Following on from the post about Gitribution, these are my notes around my initial exploration of the data extracted from Github.
One of the challenges of counting volunteer contributors to Mozilla is working out who is a volunteer and who is paid-staff. The concept of a volunteer contributor in itself is full of complications, as paid staff will volunteer their free time on other projects they care about, and contributors become employees, or employees will work using their personal email addresses and so on. The fidelity of tracking that would be required to *perfectly* identify when someone does something on a ‘voluntary’ basis would not be proportionate to the impact this would have on the usefulness of the final reporting. So perfect tracking is not the goal here.
My first pass at filtering out staff from contributor counts on github was to look at whether someone is a member of the mozilla organization on github. I thought this would be a good proxy for ‘staff’, and doing this gave us this breakdown:
However, in this non-staff contributor segment of the data, there are a few names I know are definitely staff, and as I don’t know all of Mozilla’s staff I assume others in here are staff too.
So, it’s safe to say that the inverse of our question is false. That is: not being a member of the org on github is not a good enough proxy to say someone is not a paid member of staff.
This is less critical when counting the number of people. For example this is the split of volunteers to staff using this github membership status as the proxy measure:
But if we want to analyze contribution activity (we do!) I need to manually (with a little automation in Tableau) check these github accounts, and add those who are staff to an extra list within Gitribution to cross check when saving the data:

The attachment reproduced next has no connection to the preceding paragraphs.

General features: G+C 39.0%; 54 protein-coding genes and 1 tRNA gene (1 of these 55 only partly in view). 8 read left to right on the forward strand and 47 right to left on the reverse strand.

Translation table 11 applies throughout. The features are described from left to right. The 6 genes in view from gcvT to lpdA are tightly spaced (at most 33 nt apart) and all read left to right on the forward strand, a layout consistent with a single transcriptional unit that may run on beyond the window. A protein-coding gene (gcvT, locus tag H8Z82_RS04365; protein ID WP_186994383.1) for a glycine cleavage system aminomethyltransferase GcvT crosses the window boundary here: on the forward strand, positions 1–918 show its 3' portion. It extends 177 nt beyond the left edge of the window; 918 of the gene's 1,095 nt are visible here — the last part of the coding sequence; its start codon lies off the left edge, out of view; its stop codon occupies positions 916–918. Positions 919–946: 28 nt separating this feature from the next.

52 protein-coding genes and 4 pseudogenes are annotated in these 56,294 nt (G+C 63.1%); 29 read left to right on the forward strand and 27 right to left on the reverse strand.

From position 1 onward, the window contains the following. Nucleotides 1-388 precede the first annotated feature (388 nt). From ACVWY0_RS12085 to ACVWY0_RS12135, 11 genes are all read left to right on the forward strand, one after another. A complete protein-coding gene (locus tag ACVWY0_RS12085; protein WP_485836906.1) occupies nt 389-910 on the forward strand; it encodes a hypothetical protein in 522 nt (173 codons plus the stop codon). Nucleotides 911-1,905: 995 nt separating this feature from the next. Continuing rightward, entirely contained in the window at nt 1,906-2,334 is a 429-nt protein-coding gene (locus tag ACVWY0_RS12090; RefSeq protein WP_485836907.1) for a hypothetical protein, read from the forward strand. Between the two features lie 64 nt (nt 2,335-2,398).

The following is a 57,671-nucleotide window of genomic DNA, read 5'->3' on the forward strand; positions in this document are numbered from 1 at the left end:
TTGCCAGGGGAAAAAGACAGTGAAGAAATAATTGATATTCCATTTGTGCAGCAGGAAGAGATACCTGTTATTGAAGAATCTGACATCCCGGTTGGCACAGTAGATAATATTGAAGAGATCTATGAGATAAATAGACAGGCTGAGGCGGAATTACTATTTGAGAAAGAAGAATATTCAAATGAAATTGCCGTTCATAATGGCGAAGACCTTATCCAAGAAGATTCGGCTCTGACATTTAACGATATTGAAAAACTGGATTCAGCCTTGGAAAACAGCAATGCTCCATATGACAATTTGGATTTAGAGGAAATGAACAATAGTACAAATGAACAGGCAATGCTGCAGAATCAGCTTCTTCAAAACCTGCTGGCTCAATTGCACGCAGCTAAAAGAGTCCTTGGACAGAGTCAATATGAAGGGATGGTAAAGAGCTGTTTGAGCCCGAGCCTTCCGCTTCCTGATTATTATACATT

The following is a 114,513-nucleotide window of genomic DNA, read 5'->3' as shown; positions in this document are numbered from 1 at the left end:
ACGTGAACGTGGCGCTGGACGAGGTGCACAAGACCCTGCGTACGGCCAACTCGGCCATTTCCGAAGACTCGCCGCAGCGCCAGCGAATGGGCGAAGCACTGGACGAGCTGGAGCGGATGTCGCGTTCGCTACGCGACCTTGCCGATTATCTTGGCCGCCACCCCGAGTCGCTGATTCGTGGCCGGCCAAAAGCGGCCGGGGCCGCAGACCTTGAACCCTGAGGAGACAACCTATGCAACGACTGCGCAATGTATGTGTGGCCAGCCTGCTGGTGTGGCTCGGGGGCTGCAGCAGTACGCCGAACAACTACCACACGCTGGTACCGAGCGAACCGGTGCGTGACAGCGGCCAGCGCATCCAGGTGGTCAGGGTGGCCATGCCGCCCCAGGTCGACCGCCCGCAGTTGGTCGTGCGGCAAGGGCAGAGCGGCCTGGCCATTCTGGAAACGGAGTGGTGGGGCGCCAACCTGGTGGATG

Getting back to the original question… Is being a member of the mozilla ‘organization’ on github a good proxy indicator of being staff?
The quick no-data-query-required test is to click through to a few profiles and look for examples of people who are not staff: https://github.com/orgs/mozilla/members. I found a few on the first page alone. But as stated earlier, it can also be hard to tell! Mozillians are a connected bunch who often work on other projects too. However, I found enough people in that list employed at other organizations to assume they are not all staff (though in some cases they used to be staff but are not now).
So to answer the question in it’s strictest sense, the answer is no. Being a member of the github organisation is not a certain indicator of being a paid member of staff.
But our context is more specific than this, so I need to refine the question: Is being a member of the mozilla ‘organization’ on github a good proxy indicator of being staff with regards to people actively contributing to Foundation projects on Github?
For this we go back to the data to check the most significant buckets of activity…
I can manually check this list of usernames making up the biggest chunks of contribution activity from those marked as ‘staff’.
There are a couple of people in here who are not current staff (and some former staff with less than 100 activities), but this would not skew the data enough that we should need to maintain yet another list of exceptions. There is also a further ‘grey area’ in the overlap between Mozilla contribution, and CDOT-supported/funded contribution to Mozilla.
I think for now at least, I will leave this list as it is, and say that the check against membership of the github organization is a meaningful filter, but we also need to maintain an extra list of ‘further people who are staff’.
So, I made these amends to Gitribution. Rebuilt the database and ran the queries again which gets us to here:
With the data in reasonable shape, we can do some more interesting analysis, which we’ll save for another post.